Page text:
“I hadn’t played in quite a while, so fortunately I got to go to a team that was doing really well,” added Lawrence, a two-time NESCAC Player of the Week this season, including last week. “I just tried to do whatever I could to help the team win. Tooch was playing awesome, so if I could complement him, I was willing to do whatever it took.”


The two netminders platooned throughout the second half of the 2016-17 season. Lawrence got the nod for Colby’s only playoff game at the end of the season, and by the time this year began, it became clear that a pecking order had been established.


Lawrence started each and every one of Colby’s 18 NESCAC games this season and appeared in 23 of Colby’s 27 games.

It’s a welcomed workload considering he played in just seven games over his first two college hockey seasons, and just 12 in his junior year.

“It’s my last season of college hockey. I wanted to make it something where every game I came in and battled as hard as I could to do whatever I could to help the team win,” said Lawrence, who led the Boston Jr. Bruins to a USPHL title in 2014, posting a 1.83 GAA and .943 save percentage in the playoffs as the league’s MVP. “Being a senior, there’s definitely a little bit more emphasis on these being your last couple of games.”

Lawrence has also been candid about the process of his development being rapidly accelerated with such a short window in which to work.


Where most players have four years to grow, Lawrence arrived at Colby with less than two full seasons in which to elevate his game. Technically, he’s been excellent since his Mules’ debut — a 2-1 loss at Hamilton on Jan. 6, 2017 — but his mental approach has received plenty of attention.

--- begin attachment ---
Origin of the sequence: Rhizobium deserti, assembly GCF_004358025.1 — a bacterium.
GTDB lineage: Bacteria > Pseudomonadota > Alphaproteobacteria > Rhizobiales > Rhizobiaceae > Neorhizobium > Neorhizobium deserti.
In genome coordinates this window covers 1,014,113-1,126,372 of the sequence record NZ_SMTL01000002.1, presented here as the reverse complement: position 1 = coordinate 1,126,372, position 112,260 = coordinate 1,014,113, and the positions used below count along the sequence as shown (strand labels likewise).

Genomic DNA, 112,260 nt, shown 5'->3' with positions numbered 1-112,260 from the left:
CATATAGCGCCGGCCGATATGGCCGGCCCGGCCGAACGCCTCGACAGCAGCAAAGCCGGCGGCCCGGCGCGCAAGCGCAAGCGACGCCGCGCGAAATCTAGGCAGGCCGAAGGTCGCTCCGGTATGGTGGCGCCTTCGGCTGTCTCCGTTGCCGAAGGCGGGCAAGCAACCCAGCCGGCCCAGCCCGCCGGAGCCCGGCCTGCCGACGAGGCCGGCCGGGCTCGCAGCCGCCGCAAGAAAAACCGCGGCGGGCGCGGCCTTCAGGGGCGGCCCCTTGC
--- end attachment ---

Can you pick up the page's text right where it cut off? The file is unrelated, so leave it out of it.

“I try and break it down into five-minute increments throughout the game,” Lawrence said. “I just try to win each of those five-minute increments. If you’re winning all of those five-minute increments, you’re probably going to end up with you winning the game.

“When I’m not playing great, I think I can let the emotions get the best of me. That’s something I’ve worked on a lot this year, is just trying to keep an even keel throughout the whole game. People are looking at me. If they see me down, it’s not going to help the team. It’s just about staying positive and helping guys out.”

The approach is working. There’s little question that without Lawrence, the Mules wouldn’t be preparing this week for their first NCAA appearance in program history.

“We mirror Sean’s competitive fire,” Colby head coach Blaise MacDonald said. “He brings our game to a different level. I don’t think it can be overstated. When you see teams that get on a run in the playoffs and play with a lot of confidence, it usually starts with a hot goalie.”

“I think he’s the best goalie in the country at the Division III level,” Dupont added.


In the first round of the NCAA tournament against a UNE squad that is among the most potent in the nation, Lawrence will have the opportunity to showcase that — and cement his decision to transfer to Colby as the best choice he ever made.

“Playoff hockey is obviously a lot different than the regular season. Every game is tight,” Lawrence said. “It’s a whole team thing. It’s about guys buying into the system. … It’s about guys doing their role, playing their part and following the system.”

This story was edited to reflect that Colby is making its second NCAA appearance in program history.

Travis Barrett — 621-5621


Twitter: @TBarrettGWC